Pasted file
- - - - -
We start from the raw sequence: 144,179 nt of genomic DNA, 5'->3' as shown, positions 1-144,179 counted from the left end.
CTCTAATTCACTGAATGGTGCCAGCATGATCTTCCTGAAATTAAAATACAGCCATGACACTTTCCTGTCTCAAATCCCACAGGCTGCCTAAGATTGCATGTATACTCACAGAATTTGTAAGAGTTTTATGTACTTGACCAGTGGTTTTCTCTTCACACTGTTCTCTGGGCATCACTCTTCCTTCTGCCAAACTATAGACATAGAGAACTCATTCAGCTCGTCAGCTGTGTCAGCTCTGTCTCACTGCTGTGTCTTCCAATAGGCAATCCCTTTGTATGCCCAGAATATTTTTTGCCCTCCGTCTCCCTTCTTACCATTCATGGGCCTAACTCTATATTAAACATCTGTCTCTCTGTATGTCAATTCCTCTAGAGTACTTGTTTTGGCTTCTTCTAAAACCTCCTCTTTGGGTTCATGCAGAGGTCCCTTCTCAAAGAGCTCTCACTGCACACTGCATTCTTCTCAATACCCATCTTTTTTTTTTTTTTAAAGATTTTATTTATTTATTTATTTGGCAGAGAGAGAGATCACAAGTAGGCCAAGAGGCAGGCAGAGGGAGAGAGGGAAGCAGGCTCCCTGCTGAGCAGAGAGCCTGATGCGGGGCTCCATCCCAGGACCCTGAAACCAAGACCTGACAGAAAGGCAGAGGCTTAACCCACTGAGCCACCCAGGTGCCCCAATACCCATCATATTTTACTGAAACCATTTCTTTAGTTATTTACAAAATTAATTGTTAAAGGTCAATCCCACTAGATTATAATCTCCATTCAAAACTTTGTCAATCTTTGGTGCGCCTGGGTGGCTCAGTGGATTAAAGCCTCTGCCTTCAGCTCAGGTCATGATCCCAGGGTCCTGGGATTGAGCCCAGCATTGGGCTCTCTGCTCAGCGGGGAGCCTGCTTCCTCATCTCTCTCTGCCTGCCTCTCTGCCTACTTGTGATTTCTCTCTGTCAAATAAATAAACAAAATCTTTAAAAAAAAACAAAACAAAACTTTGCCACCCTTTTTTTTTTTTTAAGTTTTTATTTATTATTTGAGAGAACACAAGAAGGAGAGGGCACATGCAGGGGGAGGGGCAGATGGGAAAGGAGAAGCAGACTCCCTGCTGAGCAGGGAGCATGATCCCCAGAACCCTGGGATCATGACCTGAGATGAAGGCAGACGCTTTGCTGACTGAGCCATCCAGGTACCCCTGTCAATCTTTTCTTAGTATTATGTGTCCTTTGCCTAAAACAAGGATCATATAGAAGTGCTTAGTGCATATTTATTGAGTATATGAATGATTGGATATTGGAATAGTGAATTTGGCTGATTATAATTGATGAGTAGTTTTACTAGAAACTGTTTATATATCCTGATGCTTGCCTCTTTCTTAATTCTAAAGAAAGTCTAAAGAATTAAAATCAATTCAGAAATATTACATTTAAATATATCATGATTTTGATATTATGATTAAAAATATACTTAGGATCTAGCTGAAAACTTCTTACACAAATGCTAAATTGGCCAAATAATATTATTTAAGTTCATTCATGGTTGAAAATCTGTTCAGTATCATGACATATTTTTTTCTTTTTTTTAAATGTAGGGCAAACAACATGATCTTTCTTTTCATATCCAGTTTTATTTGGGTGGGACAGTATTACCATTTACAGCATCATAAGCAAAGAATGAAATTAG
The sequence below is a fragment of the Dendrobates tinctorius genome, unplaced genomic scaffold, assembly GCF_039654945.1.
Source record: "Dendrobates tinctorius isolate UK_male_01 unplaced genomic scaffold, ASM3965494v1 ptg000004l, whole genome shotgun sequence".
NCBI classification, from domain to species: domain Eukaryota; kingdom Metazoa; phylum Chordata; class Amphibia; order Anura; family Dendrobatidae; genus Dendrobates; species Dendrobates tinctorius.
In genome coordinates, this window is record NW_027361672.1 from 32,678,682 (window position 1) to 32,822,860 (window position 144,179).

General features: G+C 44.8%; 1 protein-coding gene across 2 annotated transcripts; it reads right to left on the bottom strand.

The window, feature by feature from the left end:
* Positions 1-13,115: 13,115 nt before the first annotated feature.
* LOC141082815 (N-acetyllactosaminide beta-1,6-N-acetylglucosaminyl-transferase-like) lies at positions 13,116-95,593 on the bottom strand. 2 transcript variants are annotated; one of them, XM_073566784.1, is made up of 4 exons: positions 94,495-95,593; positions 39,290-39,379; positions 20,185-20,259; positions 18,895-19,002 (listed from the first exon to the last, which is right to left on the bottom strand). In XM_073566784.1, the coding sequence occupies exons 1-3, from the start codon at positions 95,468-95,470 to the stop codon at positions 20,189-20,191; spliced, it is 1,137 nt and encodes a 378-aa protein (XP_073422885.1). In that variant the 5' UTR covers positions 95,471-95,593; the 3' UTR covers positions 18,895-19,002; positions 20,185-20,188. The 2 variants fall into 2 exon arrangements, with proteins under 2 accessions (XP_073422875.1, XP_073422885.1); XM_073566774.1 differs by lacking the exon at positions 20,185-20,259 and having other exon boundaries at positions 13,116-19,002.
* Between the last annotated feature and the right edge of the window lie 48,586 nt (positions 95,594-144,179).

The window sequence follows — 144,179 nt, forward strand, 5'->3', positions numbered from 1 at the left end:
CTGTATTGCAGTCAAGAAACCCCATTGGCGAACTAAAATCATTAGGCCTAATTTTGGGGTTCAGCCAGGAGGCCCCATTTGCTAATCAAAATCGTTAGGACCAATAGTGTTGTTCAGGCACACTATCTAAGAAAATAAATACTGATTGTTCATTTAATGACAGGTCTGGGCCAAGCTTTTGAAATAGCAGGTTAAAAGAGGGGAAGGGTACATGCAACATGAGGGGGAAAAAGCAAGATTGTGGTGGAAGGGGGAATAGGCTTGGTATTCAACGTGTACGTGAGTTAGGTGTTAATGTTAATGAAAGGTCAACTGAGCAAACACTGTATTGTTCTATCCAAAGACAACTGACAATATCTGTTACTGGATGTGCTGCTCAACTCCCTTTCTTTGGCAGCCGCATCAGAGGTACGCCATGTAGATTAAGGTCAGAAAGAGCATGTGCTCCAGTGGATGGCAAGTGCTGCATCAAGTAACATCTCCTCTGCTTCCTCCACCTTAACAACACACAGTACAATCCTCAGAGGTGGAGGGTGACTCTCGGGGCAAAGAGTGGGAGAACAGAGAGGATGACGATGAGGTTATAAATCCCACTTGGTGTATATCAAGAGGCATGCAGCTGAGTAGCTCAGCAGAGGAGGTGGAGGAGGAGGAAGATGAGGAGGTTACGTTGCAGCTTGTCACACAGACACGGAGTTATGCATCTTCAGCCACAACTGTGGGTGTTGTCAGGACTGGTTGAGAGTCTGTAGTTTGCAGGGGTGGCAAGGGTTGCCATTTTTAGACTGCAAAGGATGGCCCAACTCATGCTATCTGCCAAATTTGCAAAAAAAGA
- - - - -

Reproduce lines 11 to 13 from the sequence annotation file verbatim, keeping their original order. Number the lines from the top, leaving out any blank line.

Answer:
* Between the last annotated feature and the right edge of the window lie 48,586 nt (positions 95,594-144,179).

The window sequence follows — 144,179 nt, forward strand, 5'->3', positions numbered from 1 at the left end:
CTGTATTGCAGTCAAGAAACCCCATTGGCGAACTAAAATCATTAGGCCTAATTTTGGGGTTCAGCCAGGAGGCCCCATTTGCTAATCAAAATCGTTAGGACCAATAGTGTTGTTCAGGCACACTATCTAAGAAAATAAATACTGATTGTTCATTTAATGACAGGTCTGGGCCAAGCTTTTGAAATAGCAGGTTAAAAGAGGGGAAGGGTACATGCAACATGAGGGGGAAAAAGCAAGATTGTGGTGGAAGGGGGAATAGGCTTGGTATTCAACGTGTACGTGAGTTAGGTGTTAATGTTAATGAAAGGTCAACTGAGCAAACACTGTATTGTTCTATCCAAAGACAACTGACAATATCTGTTACTGGATGTGCTGCTCAACTCCCTTTCTTTGGCAGCCGCATCAGAGGTACGCCATGTAGATTAAGGTCAGAAAGAGCATGTGCTCCAGTGGATGGCAAGTGCTGCATCAAGTAACATCTCCTCTGCTTCCTCCACCTTAACAACACACAGTACAATCCTCAGAGGTGGAGGGTGACTCTCGGGGCAAAGAGTGGGAGAACAGAGAGGATGACGATGAGGTTATAAATCCCACTTGGTGTATATCAAGAGGCATGCAGCTGAGTAGCTCAGCAGAGGAGGTGGAGGAGGAGGAAGATGAGGAGGTTACGTTGCAGCTTGTCACACAGACACGGAGTTATGCATCTTCAGCCACAACTGTGGGTGTTGTCAGGACTGGTTGAGAGTCTGTAGTTTGCAGGGGTGGCAAGGGTTGCCATTTTTAGACTGCAAAGGATGGCCCAACTCATGCTATCTGCCAAATTTGCAAAAAAAGA